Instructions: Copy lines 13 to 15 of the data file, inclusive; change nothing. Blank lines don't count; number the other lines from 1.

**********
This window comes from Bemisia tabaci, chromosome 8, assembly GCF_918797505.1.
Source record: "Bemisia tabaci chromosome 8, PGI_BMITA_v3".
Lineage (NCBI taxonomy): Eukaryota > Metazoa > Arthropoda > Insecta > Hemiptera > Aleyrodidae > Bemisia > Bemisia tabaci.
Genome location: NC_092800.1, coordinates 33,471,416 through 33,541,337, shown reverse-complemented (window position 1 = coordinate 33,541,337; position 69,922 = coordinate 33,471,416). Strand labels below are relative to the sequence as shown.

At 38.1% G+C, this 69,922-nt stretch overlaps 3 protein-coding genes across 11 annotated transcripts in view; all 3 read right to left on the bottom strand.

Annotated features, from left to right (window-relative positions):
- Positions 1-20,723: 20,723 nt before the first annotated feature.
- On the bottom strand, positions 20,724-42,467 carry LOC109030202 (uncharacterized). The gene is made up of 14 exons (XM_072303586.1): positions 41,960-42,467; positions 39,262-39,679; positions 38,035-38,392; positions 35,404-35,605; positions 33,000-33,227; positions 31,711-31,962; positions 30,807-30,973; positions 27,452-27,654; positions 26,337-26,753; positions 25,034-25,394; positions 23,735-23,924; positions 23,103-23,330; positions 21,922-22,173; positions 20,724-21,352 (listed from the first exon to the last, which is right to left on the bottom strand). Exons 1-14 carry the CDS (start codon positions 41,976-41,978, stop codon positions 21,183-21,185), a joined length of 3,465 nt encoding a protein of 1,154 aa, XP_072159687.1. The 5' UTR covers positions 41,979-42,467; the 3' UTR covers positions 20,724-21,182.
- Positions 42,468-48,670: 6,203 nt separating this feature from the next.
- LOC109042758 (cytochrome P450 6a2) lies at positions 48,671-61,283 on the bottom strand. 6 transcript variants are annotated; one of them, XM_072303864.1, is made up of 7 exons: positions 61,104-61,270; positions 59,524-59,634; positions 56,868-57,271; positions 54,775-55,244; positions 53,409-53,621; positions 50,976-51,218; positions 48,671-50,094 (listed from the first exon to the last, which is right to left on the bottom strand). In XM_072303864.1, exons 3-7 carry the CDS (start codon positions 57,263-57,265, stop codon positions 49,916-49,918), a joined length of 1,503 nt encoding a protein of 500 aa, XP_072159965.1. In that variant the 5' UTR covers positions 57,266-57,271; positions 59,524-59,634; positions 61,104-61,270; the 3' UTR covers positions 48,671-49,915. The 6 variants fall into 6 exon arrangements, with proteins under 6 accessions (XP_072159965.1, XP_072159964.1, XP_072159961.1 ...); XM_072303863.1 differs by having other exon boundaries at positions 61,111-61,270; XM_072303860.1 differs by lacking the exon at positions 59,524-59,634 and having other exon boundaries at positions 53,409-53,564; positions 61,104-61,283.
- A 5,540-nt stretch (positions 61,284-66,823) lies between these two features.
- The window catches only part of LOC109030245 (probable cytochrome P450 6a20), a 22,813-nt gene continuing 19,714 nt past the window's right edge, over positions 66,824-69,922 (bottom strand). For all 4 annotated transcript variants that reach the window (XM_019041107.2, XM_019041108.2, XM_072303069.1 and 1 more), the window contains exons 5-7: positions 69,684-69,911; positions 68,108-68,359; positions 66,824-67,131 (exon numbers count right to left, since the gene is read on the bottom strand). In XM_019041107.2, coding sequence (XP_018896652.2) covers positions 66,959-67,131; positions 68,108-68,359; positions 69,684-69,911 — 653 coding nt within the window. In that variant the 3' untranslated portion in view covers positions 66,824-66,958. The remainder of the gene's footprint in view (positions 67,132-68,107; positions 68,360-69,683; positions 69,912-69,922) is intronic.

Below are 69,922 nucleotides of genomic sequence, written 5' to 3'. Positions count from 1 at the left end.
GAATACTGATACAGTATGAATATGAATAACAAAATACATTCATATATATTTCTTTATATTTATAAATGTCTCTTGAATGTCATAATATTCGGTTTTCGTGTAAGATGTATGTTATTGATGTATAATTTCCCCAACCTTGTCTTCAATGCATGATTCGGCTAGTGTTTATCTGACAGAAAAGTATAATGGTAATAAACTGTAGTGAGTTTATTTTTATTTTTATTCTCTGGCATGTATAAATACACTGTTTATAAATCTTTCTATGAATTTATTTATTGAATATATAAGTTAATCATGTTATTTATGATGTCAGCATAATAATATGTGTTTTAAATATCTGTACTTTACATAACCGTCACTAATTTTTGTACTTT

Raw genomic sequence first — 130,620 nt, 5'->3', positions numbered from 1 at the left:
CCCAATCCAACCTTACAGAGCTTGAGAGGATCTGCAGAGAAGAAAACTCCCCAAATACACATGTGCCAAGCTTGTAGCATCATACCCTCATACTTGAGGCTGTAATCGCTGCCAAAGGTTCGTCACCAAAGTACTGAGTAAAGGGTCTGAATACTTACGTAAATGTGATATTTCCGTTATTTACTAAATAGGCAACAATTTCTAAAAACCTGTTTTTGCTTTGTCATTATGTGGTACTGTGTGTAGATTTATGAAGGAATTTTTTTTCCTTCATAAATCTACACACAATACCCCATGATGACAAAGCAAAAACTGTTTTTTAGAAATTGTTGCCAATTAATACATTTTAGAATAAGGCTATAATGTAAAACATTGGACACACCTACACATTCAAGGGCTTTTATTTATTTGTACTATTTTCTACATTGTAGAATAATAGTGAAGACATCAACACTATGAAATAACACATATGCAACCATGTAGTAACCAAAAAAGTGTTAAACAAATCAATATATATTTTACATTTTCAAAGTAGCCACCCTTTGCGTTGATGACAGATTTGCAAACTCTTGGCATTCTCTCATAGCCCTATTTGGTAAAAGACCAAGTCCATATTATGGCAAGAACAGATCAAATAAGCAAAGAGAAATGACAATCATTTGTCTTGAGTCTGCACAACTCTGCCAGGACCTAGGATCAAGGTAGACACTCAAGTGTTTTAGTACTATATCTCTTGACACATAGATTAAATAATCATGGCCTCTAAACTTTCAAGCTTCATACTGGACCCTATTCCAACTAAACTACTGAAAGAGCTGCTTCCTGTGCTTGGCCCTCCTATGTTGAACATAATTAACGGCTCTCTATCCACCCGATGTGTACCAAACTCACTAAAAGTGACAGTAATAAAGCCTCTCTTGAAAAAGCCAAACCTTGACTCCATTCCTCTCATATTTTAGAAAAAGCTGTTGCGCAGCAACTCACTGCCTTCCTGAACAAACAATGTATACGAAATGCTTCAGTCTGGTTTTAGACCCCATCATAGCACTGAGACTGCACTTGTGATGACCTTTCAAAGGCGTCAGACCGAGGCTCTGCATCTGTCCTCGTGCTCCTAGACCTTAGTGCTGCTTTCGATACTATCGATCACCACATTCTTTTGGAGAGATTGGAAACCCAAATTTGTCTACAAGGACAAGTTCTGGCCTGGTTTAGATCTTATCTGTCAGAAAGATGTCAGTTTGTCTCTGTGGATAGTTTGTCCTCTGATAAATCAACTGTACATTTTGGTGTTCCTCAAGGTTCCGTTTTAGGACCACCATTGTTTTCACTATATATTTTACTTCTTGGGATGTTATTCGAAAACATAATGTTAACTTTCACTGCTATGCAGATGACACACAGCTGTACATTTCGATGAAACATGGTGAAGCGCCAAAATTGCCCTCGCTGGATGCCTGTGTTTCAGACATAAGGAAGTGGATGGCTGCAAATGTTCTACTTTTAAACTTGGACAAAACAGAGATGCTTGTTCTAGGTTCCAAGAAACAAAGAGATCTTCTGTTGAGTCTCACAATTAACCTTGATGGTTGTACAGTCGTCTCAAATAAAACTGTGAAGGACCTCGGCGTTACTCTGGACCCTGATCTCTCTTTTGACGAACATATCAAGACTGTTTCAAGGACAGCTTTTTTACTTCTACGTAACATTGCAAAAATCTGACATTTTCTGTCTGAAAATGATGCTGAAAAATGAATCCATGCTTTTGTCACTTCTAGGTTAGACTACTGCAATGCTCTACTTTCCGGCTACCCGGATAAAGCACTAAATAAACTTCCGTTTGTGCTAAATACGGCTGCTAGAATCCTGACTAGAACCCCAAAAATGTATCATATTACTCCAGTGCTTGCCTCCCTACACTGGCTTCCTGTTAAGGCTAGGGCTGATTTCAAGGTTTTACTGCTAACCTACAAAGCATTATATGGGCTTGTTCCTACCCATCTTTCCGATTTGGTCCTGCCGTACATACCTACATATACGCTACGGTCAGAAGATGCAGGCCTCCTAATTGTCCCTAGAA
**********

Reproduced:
Below are 69,922 nucleotides of genomic sequence, written 5' to 3'. Positions count from 1 at the left end.
GAATACTGATACAGTATGAATATGAATAACAAAATACATTCATATATATTTCTTTATATTTATAAATGTCTCTTGAATGTCATAATATTCGGTTTTCGTGTAAGATGTATGTTATTGATGTATAATTTCCCCAACCTTGTCTTCAATGCATGATTCGGCTAGTGTTTATCTGACAGAAAAGTATAATGGTAATAAACTGTAGTGAGTTTATTTTTATTTTTATTCTCTGGCATGTATAAATACACTGTTTATAAATCTTTCTATGAATTTATTTATTGAATATATAAGTTAATCATGTTATTTATGATGTCAGCATAATAATATGTGTTTTAAATATCTGTACTTTACATAACCGTCACTAATTTTTGTACTTT

Raw genomic sequence first — 130,620 nt, 5'->3', positions numbered from 1 at the left: